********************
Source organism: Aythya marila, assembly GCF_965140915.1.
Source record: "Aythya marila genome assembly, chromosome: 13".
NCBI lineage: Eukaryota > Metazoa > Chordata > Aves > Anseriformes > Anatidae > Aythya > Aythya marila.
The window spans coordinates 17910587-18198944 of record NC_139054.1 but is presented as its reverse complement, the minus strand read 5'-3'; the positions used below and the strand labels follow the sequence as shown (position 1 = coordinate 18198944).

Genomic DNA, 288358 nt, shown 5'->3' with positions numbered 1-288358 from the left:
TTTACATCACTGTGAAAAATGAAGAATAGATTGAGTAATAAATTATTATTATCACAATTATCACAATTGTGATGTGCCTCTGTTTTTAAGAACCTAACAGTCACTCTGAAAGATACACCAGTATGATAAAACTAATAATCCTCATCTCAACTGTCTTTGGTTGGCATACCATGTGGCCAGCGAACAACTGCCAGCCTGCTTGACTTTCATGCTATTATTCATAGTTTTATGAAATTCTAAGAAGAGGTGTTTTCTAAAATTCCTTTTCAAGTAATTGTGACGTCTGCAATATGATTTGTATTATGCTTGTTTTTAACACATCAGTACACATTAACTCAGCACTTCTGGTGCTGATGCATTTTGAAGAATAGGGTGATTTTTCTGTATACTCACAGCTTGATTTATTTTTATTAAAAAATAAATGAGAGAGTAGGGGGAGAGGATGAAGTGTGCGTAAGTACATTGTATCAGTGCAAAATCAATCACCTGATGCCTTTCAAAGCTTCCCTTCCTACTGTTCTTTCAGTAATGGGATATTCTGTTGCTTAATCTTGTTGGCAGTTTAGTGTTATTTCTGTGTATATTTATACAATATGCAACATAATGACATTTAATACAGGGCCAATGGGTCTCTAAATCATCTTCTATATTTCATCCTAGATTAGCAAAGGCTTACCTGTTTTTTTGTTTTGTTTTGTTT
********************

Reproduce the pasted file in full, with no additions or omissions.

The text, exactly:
Source organism: Aythya marila, assembly GCF_965140915.1.
Source record: "Aythya marila genome assembly, chromosome: 13".
NCBI lineage: Eukaryota > Metazoa > Chordata > Aves > Anseriformes > Anatidae > Aythya > Aythya marila.
The window spans coordinates 17910587-18198944 of record NC_139054.1 but is presented as its reverse complement, the minus strand read 5'-3'; the positions used below and the strand labels follow the sequence as shown (position 1 = coordinate 18198944).

Genomic DNA, 288358 nt, shown 5'->3' with positions numbered 1-288358 from the left:
TTTACATCACTGTGAAAAATGAAGAATAGATTGAGTAATAAATTATTATTATCACAATTATCACAATTGTGATGTGCCTCTGTTTTTAAGAACCTAACAGTCACTCTGAAAGATACACCAGTATGATAAAACTAATAATCCTCATCTCAACTGTCTTTGGTTGGCATACCATGTGGCCAGCGAACAACTGCCAGCCTGCTTGACTTTCATGCTATTATTCATAGTTTTATGAAATTCTAAGAAGAGGTGTTTTCTAAAATTCCTTTTCAAGTAATTGTGACGTCTGCAATATGATTTGTATTATGCTTGTTTTTAACACATCAGTACACATTAACTCAGCACTTCTGGTGCTGATGCATTTTGAAGAATAGGGTGATTTTTCTGTATACTCACAGCTTGATTTATTTTTATTAAAAAATAAATGAGAGAGTAGGGGGAGAGGATGAAGTGTGCGTAAGTACATTGTATCAGTGCAAAATCAATCACCTGATGCCTTTCAAAGCTTCCCTTCCTACTGTTCTTTCAGTAATGGGATATTCTGTTGCTTAATCTTGTTGGCAGTTTAGTGTTATTTCTGTGTATATTTATACAATATGCAACATAATGACATTTAATACAGGGCCAATGGGTCTCTAAATCATCTTCTATATTTCATCCTAGATTAGCAAAGGCTTACCTGTTTTTTTGTTTTGTTTTGTTT